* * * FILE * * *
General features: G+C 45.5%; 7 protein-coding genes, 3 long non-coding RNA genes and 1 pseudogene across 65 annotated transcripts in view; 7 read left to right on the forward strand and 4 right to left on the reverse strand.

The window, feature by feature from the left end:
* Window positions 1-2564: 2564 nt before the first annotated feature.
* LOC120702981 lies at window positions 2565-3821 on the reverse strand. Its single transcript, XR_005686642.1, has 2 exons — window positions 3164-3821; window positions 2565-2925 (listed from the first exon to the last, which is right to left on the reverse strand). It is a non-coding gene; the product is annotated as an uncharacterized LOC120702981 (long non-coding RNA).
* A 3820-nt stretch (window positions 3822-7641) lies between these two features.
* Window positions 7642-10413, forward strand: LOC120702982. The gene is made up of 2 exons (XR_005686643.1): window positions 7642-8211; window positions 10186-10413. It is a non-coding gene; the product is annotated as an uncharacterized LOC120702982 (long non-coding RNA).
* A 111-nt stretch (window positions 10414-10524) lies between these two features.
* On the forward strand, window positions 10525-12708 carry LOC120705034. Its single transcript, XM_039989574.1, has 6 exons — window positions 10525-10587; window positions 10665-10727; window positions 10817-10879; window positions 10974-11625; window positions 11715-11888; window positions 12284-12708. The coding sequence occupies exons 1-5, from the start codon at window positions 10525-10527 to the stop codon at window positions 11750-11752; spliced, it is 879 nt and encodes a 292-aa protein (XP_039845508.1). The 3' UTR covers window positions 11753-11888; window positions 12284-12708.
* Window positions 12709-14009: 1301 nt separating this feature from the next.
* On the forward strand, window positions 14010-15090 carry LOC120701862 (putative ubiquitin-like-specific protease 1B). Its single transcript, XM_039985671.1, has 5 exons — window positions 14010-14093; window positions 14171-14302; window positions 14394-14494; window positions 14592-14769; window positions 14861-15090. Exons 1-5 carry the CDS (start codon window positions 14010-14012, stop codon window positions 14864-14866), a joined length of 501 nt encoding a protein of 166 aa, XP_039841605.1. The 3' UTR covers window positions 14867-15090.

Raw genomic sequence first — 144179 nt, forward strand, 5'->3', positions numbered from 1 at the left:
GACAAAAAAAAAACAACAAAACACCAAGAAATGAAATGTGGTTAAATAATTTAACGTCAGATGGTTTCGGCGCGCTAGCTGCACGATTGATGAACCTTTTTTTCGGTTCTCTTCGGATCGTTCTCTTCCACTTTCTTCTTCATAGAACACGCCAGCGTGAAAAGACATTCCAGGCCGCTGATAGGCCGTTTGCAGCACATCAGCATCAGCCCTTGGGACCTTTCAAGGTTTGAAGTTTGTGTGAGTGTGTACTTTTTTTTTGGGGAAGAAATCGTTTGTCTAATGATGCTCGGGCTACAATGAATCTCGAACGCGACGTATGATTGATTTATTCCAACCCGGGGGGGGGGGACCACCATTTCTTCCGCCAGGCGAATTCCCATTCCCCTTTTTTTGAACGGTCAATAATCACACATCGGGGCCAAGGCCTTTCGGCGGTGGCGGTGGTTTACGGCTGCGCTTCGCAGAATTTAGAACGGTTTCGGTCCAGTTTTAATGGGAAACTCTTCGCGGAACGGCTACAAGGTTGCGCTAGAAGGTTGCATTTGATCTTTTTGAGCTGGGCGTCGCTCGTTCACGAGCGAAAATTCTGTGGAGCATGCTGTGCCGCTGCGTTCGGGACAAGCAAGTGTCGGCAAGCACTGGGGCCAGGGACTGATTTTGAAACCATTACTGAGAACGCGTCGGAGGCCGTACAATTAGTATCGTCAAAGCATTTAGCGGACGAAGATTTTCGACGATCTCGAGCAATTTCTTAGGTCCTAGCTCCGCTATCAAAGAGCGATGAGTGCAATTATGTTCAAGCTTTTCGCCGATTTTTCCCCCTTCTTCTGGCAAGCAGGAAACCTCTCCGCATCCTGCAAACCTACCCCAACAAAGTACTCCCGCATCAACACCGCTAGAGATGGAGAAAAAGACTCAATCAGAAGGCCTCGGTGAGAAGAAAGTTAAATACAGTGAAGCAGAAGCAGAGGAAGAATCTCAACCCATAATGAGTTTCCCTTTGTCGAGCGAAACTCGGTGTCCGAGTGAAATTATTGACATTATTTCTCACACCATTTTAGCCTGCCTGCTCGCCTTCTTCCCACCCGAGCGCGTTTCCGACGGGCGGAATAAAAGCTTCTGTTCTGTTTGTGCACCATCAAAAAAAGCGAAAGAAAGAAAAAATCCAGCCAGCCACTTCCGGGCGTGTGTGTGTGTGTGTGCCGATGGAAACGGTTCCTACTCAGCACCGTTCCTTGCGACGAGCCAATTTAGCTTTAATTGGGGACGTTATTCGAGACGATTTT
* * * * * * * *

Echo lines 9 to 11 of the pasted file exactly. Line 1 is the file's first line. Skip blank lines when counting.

* Window positions 12709-14009: 1301 nt separating this feature from the next.
* On the forward strand, window positions 14010-15090 carry LOC120701862 (putative ubiquitin-like-specific protease 1B). Its single transcript, XM_039985671.1, has 5 exons — window positions 14010-14093; window positions 14171-14302; window positions 14394-14494; window positions 14592-14769; window positions 14861-15090. Exons 1-5 carry the CDS (start codon window positions 14010-14012, stop codon window positions 14864-14866), a joined length of 501 nt encoding a protein of 166 aa, XP_039841605.1. The 3' UTR covers window positions 14867-15090.

Raw genomic sequence first — 144179 nt, forward strand, 5'->3', positions numbered from 1 at the left: